This volume has a two-fold purpose: reference and research. As a work of reference, it is designed to provide accessible, objective, and accurate summaries of contemporary developments within the problem of evil. As a work of research, it is designed to advance the dialectic within the problem of evil by offering novel insights, criticisms and responses from top scholars in the field. As such, the volume will serve as a guide to both specialists within the philosophy of religion and nonspecialists alike. Each section of the book opens with an historical essay that frames the essays that follow in a rich historical context.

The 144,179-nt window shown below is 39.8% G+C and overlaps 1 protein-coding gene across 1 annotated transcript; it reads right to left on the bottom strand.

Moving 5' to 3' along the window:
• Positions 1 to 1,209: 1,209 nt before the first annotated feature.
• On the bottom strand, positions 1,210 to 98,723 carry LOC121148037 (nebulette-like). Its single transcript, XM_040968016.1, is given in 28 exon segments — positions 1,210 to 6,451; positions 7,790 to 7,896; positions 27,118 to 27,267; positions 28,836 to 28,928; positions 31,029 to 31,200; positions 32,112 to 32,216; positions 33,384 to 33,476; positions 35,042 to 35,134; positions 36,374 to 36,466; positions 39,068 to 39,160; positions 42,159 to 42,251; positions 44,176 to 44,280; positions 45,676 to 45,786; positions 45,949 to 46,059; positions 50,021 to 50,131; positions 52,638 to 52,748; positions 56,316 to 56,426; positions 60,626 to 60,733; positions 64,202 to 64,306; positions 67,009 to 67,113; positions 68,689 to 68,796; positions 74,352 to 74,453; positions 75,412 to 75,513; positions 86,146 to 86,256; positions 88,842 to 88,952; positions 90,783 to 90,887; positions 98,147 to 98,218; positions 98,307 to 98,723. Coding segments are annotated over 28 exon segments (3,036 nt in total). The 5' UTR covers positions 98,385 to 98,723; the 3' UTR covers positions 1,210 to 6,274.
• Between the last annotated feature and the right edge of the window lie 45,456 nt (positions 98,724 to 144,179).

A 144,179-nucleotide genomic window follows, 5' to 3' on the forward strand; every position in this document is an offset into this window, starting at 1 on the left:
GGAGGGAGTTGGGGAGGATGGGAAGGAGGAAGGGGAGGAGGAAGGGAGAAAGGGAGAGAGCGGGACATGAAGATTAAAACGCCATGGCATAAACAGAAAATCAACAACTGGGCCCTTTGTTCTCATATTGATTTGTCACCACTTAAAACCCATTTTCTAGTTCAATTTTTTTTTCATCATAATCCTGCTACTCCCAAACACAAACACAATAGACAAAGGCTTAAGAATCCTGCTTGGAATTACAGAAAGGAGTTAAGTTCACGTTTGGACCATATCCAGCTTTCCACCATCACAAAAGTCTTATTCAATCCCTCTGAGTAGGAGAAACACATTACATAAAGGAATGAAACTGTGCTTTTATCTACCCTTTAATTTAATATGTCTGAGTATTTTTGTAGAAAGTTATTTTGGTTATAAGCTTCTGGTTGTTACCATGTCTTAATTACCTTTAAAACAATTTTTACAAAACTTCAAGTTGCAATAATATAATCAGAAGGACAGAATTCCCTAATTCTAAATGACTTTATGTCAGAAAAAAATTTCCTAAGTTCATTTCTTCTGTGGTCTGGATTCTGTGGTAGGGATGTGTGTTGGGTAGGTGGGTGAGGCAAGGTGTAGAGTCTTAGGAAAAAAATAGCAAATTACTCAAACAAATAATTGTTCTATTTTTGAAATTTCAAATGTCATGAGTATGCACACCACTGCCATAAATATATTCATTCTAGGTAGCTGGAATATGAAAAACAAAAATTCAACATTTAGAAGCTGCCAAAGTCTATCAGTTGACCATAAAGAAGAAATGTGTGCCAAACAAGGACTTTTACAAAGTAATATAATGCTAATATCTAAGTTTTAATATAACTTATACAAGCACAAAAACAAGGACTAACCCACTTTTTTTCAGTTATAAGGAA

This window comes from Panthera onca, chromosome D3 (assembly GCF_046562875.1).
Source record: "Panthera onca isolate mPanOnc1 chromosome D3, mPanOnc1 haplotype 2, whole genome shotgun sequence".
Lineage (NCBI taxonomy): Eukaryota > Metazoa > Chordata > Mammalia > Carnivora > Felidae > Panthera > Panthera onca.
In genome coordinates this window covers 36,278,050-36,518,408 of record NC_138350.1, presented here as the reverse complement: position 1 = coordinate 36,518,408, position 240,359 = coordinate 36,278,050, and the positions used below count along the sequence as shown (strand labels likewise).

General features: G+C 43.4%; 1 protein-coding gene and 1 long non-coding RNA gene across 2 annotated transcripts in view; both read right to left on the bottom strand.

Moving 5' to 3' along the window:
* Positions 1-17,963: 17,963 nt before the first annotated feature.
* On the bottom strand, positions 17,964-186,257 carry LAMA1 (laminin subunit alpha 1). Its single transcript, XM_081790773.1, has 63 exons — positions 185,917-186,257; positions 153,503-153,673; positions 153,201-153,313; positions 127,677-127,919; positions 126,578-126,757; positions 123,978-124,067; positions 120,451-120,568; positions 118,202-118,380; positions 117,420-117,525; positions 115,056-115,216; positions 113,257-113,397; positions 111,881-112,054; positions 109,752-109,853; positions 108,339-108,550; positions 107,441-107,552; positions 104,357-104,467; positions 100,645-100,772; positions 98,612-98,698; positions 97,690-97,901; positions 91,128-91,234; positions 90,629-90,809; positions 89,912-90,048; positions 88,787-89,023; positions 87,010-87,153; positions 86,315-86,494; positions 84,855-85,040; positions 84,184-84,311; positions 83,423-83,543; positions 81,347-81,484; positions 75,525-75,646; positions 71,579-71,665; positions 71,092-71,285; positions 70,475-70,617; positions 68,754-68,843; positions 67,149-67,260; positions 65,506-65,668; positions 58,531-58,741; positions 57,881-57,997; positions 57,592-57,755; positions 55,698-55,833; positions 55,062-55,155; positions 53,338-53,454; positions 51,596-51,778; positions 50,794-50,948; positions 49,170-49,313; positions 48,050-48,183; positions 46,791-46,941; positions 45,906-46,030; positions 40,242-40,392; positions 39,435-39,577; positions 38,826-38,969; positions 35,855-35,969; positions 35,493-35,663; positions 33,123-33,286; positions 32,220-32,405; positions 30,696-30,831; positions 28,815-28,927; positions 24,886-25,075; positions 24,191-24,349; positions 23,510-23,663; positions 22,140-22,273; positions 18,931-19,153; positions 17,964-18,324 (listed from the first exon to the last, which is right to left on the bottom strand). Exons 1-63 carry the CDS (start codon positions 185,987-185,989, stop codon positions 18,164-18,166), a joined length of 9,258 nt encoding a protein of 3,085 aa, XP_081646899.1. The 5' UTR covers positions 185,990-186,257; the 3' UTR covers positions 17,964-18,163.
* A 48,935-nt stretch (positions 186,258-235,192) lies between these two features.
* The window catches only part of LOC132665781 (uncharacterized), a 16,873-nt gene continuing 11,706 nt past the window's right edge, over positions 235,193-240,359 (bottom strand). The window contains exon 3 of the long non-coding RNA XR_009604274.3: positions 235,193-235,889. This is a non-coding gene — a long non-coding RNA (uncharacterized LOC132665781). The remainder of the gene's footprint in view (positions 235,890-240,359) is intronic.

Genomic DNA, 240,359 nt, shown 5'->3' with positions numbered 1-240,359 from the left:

The volume is subdivided into three parts. Part one sketches various “Problems of Evil,” particularly those that have morphed into arguments for atheism. Part two includes responses to problems of evil that go some way towards explaining why our world would have certain evils in it on the assumption that it was created by God. Part three includes responses to evil that admit no explanation for the evils in our world but insist that the problem of evil is not an evidential problem for theists nonetheless. In other words, part two includes theodicies, and part three includes various skeptical replies including defenses and skeptical theism.